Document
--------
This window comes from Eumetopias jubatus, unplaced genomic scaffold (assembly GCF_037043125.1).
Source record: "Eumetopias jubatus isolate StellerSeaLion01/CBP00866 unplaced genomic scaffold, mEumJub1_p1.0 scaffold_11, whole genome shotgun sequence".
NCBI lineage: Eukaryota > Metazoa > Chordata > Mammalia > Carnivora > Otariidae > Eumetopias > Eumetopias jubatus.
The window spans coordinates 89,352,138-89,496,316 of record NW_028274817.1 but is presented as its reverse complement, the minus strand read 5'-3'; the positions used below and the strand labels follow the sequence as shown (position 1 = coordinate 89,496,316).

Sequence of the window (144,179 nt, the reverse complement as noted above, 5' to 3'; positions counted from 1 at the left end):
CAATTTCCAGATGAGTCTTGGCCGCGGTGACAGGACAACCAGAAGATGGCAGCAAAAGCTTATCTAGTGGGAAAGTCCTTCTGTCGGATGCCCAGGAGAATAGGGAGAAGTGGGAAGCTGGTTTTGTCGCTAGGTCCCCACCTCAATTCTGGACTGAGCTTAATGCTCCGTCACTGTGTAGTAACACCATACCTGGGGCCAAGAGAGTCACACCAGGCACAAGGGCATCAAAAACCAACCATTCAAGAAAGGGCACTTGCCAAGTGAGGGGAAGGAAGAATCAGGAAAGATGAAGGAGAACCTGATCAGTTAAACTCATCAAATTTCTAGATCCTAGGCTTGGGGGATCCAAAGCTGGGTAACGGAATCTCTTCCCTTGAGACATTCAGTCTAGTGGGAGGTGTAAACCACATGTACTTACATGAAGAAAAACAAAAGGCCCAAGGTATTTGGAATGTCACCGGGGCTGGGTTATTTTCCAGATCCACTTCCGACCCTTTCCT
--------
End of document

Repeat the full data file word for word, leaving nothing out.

This window comes from Eumetopias jubatus, unplaced genomic scaffold (assembly GCF_037043125.1).
Source record: "Eumetopias jubatus isolate StellerSeaLion01/CBP00866 unplaced genomic scaffold, mEumJub1_p1.0 scaffold_11, whole genome shotgun sequence".
NCBI lineage: Eukaryota > Metazoa > Chordata > Mammalia > Carnivora > Otariidae > Eumetopias > Eumetopias jubatus.
The window spans coordinates 89,352,138-89,496,316 of record NW_028274817.1 but is presented as its reverse complement, the minus strand read 5'-3'; the positions used below and the strand labels follow the sequence as shown (position 1 = coordinate 89,496,316).

Sequence of the window (144,179 nt, the reverse complement as noted above, 5' to 3'; positions counted from 1 at the left end):
CAATTTCCAGATGAGTCTTGGCCGCGGTGACAGGACAACCAGAAGATGGCAGCAAAAGCTTATCTAGTGGGAAAGTCCTTCTGTCGGATGCCCAGGAGAATAGGGAGAAGTGGGAAGCTGGTTTTGTCGCTAGGTCCCCACCTCAATTCTGGACTGAGCTTAATGCTCCGTCACTGTGTAGTAACACCATACCTGGGGCCAAGAGAGTCACACCAGGCACAAGGGCATCAAAAACCAACCATTCAAGAAAGGGCACTTGCCAAGTGAGGGGAAGGAAGAATCAGGAAAGATGAAGGAGAACCTGATCAGTTAAACTCATCAAATTTCTAGATCCTAGGCTTGGGGGATCCAAAGCTGGGTAACGGAATCTCTTCCCTTGAGACATTCAGTCTAGTGGGAGGTGTAAACCACATGTACTTACATGAAGAAAAACAAAAGGCCCAAGGTATTTGGAATGTCACCGGGGCTGGGTTATTTTCCAGATCCACTTCCGACCCTTTCCT